Half a dozen members of the World Church who live in or around Citrus Heights and Fair Oaks agreed to be interviewed over the weekend by The Bee and nonchalantly professed their hatred of nonwhites while gathered in a Carmichael pizza parlor.

Most were in their early 20s and wore numerous tattoos or shirts proclaiming white supremacist slogans. One couple was accompanied by their 7-month-old daughter, who played on the table with a rattle while her parents discussed their philosophy.

Evans, who also said he works as a salesman, said he has no compunction about admitting his racist and anti-Semitic views, but he said he refused to cooperate with the FBI-led investigation.

"They came to my door and said, 'Are you a member of the church?' " Evans said. "And I said, 'Hell, yes, I'm a member.' They asked for fingerprints, too, but I saw no reason to cooperate with them."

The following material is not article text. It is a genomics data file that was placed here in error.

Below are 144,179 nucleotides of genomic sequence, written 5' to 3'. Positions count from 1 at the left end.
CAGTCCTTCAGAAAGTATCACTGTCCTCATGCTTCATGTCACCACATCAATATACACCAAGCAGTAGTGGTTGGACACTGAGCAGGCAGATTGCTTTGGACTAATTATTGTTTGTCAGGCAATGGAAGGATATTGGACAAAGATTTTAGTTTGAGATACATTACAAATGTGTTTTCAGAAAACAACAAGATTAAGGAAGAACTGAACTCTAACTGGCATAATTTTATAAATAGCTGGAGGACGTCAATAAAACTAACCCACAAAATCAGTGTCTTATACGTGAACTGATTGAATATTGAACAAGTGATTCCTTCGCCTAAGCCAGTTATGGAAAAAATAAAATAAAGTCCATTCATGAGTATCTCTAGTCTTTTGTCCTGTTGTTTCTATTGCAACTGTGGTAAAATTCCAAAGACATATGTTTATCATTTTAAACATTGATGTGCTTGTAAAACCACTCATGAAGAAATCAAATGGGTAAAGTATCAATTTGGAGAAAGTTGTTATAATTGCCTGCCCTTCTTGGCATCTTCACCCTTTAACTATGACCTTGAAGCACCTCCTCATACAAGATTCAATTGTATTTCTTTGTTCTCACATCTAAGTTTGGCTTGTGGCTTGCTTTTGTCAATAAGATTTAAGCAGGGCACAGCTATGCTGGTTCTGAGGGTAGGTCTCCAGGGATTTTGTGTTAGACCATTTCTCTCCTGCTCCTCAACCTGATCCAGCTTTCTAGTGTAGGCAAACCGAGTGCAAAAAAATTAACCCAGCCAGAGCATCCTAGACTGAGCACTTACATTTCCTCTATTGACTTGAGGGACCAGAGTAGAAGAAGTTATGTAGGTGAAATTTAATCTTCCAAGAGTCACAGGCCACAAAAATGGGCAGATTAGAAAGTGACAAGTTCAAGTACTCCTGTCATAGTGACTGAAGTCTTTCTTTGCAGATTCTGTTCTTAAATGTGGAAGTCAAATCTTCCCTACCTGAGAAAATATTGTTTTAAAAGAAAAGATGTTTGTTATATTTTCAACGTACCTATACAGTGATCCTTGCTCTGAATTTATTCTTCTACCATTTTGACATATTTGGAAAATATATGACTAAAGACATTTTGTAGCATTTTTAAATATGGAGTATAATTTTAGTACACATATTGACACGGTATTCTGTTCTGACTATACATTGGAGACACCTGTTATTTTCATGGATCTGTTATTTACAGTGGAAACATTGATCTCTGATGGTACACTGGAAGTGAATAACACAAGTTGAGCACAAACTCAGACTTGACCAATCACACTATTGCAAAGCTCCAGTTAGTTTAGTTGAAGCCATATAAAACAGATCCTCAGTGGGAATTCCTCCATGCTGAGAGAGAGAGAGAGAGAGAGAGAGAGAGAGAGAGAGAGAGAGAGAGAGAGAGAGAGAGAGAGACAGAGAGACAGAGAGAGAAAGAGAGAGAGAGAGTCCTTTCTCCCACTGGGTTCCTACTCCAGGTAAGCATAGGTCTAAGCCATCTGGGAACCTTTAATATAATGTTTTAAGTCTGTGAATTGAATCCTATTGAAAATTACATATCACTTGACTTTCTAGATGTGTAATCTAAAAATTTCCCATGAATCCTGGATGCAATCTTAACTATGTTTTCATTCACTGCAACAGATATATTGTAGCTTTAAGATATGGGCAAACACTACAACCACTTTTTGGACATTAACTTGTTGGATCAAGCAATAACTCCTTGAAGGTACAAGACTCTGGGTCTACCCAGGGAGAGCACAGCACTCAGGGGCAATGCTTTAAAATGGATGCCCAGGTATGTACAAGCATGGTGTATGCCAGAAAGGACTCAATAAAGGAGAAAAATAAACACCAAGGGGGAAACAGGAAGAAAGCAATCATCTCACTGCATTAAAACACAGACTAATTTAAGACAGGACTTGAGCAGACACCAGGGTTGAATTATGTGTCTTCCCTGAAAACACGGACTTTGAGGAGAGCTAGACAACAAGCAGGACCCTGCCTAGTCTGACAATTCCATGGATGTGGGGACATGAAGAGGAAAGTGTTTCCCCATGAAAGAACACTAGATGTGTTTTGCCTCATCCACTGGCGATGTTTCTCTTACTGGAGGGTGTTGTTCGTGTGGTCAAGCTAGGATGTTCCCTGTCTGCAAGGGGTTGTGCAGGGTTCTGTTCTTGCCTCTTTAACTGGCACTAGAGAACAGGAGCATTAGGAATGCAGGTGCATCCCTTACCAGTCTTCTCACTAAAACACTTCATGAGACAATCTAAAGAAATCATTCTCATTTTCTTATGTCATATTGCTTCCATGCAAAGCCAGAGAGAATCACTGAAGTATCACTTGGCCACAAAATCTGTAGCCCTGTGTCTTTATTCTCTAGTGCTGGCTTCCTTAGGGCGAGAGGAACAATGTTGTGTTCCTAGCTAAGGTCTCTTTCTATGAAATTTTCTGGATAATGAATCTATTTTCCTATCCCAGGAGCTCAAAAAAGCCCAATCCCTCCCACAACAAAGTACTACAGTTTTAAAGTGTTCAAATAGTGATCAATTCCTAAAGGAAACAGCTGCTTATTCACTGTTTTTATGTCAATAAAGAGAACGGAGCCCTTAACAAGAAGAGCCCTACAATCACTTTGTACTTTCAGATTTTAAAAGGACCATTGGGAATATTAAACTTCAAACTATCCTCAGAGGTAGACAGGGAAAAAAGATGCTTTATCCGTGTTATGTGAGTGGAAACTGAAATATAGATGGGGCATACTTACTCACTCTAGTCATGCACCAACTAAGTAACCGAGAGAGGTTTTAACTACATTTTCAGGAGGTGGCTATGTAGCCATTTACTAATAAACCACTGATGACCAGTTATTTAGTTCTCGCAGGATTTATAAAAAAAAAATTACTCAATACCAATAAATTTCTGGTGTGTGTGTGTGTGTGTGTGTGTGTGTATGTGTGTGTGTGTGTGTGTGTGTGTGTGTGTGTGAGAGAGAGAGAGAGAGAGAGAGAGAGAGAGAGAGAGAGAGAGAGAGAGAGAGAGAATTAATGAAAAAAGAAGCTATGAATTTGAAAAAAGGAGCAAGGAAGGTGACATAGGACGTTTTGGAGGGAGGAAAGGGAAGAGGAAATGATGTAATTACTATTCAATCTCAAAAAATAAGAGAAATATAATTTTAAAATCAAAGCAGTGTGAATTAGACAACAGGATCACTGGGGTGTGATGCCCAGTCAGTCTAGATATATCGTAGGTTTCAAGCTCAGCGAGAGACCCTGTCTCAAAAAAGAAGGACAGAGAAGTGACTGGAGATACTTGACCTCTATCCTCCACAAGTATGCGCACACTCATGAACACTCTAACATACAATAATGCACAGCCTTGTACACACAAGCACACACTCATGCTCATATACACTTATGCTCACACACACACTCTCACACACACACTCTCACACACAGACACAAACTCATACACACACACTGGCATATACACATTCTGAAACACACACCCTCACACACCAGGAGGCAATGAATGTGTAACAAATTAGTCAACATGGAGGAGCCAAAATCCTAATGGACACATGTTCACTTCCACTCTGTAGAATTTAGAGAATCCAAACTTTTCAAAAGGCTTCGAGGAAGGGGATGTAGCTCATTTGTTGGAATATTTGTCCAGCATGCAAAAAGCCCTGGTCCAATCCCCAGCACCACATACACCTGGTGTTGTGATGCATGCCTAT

Several members of the group, including Nick's wife, Brandi, wear a tattoo on their shoulders that says "Delenda est Judaica," Latin for "Destroy the Jews," and another tattoo spelling "RaHoWa," which they say is an abbreviation for "racial holy war."

Jews, African Americans, Asians and virtually anyone not just like them are the enemy, these young, self-professed haters explained.

"I'm not going to deny the fact that we hate because obviously we do," Nick said. "What we prefer to be called is a racial loyalist group."

While members of the group say they disavow violence and prefer to spread their message through books and leaving thousands of racist fliers on people's doorsteps, they called the recent FBI scrutiny no surprise.

"If I was in law enforcement I'd probably be scrutinizing us too," Nick said. "I have nothing against the agents. They're doing their jobs. They're just wasting their time."